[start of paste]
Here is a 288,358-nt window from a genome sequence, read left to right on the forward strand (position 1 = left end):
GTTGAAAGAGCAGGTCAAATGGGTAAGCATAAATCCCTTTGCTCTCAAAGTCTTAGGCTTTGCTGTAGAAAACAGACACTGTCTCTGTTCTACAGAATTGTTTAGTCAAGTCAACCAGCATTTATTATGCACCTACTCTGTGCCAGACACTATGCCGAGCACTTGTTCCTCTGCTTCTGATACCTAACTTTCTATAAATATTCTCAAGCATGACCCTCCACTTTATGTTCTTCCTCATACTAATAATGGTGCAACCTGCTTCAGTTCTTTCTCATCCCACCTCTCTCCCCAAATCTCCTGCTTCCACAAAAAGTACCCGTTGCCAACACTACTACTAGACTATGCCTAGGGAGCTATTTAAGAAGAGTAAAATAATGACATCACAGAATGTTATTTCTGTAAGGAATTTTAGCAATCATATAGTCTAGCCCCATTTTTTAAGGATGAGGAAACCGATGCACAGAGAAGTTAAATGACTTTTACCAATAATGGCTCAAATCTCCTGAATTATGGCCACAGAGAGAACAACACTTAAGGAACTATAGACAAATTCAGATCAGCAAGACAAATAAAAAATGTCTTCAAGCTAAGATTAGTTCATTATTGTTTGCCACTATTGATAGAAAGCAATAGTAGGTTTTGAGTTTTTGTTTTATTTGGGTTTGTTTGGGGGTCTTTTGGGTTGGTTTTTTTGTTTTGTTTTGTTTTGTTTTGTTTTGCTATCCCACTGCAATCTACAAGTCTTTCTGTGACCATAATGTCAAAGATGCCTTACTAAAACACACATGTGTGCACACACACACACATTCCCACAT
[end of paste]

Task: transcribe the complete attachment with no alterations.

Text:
Here is a 288,358-nt window from a genome sequence, read left to right on the forward strand (position 1 = left end):
GTTGAAAGAGCAGGTCAAATGGGTAAGCATAAATCCCTTTGCTCTCAAAGTCTTAGGCTTTGCTGTAGAAAACAGACACTGTCTCTGTTCTACAGAATTGTTTAGTCAAGTCAACCAGCATTTATTATGCACCTACTCTGTGCCAGACACTATGCCGAGCACTTGTTCCTCTGCTTCTGATACCTAACTTTCTATAAATATTCTCAAGCATGACCCTCCACTTTATGTTCTTCCTCATACTAATAATGGTGCAACCTGCTTCAGTTCTTTCTCATCCCACCTCTCTCCCCAAATCTCCTGCTTCCACAAAAAGTACCCGTTGCCAACACTACTACTAGACTATGCCTAGGGAGCTATTTAAGAAGAGTAAAATAATGACATCACAGAATGTTATTTCTGTAAGGAATTTTAGCAATCATATAGTCTAGCCCCATTTTTTAAGGATGAGGAAACCGATGCACAGAGAAGTTAAATGACTTTTACCAATAATGGCTCAAATCTCCTGAATTATGGCCACAGAGAGAACAACACTTAAGGAACTATAGACAAATTCAGATCAGCAAGACAAATAAAAAATGTCTTCAAGCTAAGATTAGTTCATTATTGTTTGCCACTATTGATAGAAAGCAATAGTAGGTTTTGAGTTTTTGTTTTATTTGGGTTTGTTTGGGGGTCTTTTGGGTTGGTTTTTTTGTTTTGTTTTGTTTTGTTTTGTTTTGCTATCCCACTGCAATCTACAAGTCTTTCTGTGACCATAATGTCAAAGATGCCTTACTAAAACACACATGTGTGCACACACACACACATTCCCACAT